Learning Priorities

  • Domagoj Orec (12/19/2008)

    I wonder what happens with 50+ year olds in IT, how they cope with learning new things?

    My colleague's around that age and he runs rings around me when it comes to learning new technologies.

    Gail Shaw
    Microsoft Certified Master: SQL Server, MVP, M.Sc (Comp Sci)
    SQL In The Wild: Discussions on DB performance with occasional diversions into recoverability

    We walk in the dark places no others will enter
    We stand on the bridge and no one may pass
  • I have to say that at 40, nearly 20 years in this business, there aren't a lot of "new" things. There are new languages, new syntaxes, and evolutions of how we used to do things, but the core principles of development and administration really haven't changed a lot. I still see lots of basic skills I learned in high school programming, in the early 1980's applying.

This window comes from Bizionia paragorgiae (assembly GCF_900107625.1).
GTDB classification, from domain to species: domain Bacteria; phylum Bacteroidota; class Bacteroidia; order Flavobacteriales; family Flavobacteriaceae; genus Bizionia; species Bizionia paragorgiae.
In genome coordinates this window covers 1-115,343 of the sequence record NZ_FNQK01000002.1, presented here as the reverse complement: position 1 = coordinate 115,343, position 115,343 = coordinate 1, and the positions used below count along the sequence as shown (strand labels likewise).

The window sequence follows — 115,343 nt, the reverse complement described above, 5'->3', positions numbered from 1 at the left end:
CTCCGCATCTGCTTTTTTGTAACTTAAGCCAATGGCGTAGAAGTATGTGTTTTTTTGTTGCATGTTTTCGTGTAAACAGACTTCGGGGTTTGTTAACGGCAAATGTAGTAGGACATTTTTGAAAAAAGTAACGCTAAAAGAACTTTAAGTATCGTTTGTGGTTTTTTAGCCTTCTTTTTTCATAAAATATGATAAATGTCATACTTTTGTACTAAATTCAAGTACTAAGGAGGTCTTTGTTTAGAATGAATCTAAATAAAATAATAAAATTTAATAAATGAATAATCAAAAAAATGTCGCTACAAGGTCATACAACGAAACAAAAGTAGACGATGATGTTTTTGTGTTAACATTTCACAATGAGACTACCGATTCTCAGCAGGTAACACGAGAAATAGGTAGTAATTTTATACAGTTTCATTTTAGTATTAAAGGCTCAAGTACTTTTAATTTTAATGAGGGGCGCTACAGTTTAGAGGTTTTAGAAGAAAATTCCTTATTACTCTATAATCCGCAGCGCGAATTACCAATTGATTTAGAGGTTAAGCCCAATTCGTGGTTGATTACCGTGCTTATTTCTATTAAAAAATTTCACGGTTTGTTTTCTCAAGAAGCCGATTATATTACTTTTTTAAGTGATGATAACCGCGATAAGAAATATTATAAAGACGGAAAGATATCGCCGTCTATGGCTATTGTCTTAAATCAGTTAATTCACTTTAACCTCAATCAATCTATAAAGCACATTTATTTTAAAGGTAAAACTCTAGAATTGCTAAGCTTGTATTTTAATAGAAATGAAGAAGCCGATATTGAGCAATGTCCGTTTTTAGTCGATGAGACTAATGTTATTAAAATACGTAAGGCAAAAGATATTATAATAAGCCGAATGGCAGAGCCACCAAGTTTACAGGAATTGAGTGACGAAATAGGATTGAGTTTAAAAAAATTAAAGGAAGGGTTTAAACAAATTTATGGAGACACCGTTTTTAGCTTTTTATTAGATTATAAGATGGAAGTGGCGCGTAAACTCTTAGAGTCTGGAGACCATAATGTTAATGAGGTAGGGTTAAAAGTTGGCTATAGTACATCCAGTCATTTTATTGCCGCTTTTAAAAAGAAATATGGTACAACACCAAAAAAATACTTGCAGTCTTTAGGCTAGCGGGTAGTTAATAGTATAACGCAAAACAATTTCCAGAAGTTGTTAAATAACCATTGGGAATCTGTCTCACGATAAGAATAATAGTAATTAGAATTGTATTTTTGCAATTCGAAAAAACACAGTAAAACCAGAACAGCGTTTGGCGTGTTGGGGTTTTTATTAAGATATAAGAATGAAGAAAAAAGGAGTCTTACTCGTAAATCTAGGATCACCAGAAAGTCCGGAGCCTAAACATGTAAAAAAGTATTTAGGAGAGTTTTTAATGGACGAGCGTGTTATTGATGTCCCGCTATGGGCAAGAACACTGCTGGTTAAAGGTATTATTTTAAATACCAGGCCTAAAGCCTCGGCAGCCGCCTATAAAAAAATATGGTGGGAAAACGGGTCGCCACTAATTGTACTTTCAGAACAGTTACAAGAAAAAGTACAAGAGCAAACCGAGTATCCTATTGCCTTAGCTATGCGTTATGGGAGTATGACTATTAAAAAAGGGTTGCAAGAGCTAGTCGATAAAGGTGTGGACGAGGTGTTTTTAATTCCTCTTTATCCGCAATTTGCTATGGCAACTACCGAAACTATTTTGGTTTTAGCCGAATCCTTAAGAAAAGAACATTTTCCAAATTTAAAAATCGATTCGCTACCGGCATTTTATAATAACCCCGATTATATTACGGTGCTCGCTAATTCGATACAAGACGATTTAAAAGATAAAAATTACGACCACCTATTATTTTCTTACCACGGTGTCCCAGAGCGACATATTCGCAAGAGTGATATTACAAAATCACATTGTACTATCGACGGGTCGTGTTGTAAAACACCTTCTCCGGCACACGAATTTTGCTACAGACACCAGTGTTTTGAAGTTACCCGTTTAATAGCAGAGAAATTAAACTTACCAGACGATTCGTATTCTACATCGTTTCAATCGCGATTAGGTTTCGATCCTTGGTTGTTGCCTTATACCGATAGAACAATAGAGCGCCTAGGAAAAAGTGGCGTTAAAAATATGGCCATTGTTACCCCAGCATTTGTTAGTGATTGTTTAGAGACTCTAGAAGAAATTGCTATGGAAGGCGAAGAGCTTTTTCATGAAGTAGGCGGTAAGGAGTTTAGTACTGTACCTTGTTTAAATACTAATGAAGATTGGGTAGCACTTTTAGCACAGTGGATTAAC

You adapt and evolve your skills to the new syntax and interface. The basics still apply.

  • Lynn Pettis (12/19/2008)

    We keep learning. I don't want any young'ns showing me up if i can help it.

    As Steve indicated, we have the experience to see what's important and what's not. If we apply what we know to new technologies, we do so with an edge over the youngbloods who come in brand new. I remember discussing VMware when it first came out with a mainframe programmer who had spent most of his life in COBOL but was then a DBA on my team. As I started discussing, he started relating to things they had done on the mainframe for *years* and that proved there is "nothing new under the sun" to me when it comes to IT.

    K. Brian Kelley

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